Chronic plaque-type psoriasis (Figures 2A and 2B), the most common variant, is characterized by sharply demarcated pink papules and plaques with a silvery scale in a symmetric distribution on the extensor surfaces, scalp, trunk, and lumbosacral areas.
Guttate psoriasis (FIGURE 3) features small (often < 1 cm) pink scaly papules that appear suddenly. It is more commonly seen in children and is usually preceded by an upper respiratory tract infection, often with Streptococcus.10 If strep testing is positive, guttate psoriasis may improve after appropriate antibiotic treatment.
Erythrodermic psoriasis (FIGUREs 4A and 4B) involves at least 75% of the body with erythema and scaling.11 Erythroderma can be caused by many other conditions such as atopic dermatitis, a drug reaction, Sezary syndrome, seborrheic dermatitis, and pityriasis rubra pilaris. Treatments for other conditions in the differential diagnosis can potentially make psoriasis worse. Unfortunately, findings on a skin biopsy are often nonspecific, making careful clinical observation crucial to arriving at an accurate diagnosis.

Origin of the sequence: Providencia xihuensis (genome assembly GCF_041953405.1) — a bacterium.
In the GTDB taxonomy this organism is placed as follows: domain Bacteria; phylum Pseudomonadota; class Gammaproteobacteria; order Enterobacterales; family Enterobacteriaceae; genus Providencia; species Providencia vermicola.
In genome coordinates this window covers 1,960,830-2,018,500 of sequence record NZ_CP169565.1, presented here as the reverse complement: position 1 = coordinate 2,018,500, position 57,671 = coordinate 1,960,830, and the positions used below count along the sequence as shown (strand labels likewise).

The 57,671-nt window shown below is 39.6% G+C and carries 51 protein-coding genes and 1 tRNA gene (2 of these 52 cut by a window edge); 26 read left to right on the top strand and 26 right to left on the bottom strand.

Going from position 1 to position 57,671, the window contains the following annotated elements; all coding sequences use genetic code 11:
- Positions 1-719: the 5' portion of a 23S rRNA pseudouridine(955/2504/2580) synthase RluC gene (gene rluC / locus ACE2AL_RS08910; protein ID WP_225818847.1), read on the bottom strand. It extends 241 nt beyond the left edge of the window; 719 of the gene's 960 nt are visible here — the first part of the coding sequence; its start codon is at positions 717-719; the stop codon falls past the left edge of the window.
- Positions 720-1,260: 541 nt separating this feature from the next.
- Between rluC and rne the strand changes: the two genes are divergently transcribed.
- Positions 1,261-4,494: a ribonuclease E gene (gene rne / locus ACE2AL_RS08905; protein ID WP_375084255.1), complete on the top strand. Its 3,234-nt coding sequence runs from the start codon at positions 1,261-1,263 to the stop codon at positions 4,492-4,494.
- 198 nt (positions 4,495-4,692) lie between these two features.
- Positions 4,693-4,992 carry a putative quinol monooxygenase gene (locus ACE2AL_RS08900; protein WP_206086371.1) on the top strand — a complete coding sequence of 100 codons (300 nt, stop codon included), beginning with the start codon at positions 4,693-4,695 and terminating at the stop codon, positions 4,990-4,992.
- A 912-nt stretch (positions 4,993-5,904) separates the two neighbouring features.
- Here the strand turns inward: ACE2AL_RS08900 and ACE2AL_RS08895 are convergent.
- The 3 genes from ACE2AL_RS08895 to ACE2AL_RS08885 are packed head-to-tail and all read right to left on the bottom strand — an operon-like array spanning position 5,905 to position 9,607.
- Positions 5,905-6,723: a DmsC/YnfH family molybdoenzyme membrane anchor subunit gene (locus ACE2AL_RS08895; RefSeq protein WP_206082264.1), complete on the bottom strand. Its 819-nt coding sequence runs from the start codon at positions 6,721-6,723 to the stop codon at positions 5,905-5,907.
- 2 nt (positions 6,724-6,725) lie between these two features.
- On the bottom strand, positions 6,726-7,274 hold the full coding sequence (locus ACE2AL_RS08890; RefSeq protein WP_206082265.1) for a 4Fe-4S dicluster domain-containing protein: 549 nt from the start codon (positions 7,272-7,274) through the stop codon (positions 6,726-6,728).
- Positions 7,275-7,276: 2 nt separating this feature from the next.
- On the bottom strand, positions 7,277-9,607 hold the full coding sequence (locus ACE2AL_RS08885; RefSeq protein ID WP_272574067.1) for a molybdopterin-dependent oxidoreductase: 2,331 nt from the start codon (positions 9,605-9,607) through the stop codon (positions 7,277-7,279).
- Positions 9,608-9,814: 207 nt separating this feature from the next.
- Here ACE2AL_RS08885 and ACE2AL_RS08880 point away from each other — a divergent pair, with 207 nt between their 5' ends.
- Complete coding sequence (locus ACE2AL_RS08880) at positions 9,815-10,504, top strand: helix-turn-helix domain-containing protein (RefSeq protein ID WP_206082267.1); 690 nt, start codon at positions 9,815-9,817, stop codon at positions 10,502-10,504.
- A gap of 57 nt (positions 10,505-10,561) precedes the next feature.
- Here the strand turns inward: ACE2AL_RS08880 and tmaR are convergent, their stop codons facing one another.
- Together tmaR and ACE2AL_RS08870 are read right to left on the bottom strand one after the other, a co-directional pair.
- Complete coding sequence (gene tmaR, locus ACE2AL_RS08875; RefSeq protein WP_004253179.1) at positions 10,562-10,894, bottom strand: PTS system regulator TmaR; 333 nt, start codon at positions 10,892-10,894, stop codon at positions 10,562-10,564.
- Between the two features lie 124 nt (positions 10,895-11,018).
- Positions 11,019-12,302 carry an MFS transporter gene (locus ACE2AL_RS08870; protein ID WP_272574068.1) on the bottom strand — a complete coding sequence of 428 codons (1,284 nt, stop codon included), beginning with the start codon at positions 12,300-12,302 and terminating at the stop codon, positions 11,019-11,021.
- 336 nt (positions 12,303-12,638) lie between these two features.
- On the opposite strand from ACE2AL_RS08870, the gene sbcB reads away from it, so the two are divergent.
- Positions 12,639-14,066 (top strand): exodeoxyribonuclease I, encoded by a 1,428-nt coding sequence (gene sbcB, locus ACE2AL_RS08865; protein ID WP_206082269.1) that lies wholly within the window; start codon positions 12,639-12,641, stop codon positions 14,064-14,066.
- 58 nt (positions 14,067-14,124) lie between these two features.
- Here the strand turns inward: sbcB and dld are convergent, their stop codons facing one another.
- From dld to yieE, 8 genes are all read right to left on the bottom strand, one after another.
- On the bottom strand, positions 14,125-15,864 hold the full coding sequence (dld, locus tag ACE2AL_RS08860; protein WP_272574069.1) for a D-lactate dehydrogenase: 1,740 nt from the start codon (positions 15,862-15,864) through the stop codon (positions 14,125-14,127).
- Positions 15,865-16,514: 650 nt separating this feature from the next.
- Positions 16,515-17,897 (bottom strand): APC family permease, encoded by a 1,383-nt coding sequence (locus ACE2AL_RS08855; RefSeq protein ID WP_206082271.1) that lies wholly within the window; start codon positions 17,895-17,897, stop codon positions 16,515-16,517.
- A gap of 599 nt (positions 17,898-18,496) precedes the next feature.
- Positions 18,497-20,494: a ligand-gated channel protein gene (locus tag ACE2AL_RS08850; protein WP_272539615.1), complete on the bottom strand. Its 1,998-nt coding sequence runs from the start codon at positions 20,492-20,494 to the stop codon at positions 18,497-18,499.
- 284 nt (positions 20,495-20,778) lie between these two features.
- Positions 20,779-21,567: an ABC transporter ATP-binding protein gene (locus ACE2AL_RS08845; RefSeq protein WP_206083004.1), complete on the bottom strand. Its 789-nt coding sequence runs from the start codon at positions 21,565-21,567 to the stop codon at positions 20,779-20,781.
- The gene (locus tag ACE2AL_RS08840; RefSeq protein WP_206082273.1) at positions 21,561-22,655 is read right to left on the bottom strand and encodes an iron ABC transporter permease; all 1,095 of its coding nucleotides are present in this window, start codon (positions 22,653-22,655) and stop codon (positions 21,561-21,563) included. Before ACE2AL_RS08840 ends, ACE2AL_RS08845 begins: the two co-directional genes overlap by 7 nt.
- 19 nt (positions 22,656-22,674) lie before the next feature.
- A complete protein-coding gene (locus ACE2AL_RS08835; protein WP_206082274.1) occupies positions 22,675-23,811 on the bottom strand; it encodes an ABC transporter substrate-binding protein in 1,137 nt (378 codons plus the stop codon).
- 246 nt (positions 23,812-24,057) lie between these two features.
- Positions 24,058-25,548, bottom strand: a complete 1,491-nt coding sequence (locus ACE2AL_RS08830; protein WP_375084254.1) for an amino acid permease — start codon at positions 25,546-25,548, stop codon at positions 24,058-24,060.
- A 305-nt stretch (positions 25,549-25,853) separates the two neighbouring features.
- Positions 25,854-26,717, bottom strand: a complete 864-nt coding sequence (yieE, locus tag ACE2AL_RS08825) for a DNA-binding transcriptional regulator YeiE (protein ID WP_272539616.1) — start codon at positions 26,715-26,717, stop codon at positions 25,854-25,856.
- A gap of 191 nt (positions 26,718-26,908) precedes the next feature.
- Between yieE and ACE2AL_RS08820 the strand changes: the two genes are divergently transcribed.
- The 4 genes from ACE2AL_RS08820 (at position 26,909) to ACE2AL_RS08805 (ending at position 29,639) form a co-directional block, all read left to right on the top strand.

Pustular psoriasis is characterized by bright erythema and sterile pustules. Pustular psoriasis can be triggered by pregnancy, sudden tapering of corticosteroids, hypocalcemia, and infection. Involvement of the palms and soles with severe desquamation can drastically impact daily functioning and quality of life.
Inverse or flexural psoriasis (FIGUREs 5A and 5B) is characterized by shiny, pink-to-red sharply demarcated plaques involving intertriginous areas, typically the groin, inguinal crease, axilla, inframammary regions, and intergluteal cleft.
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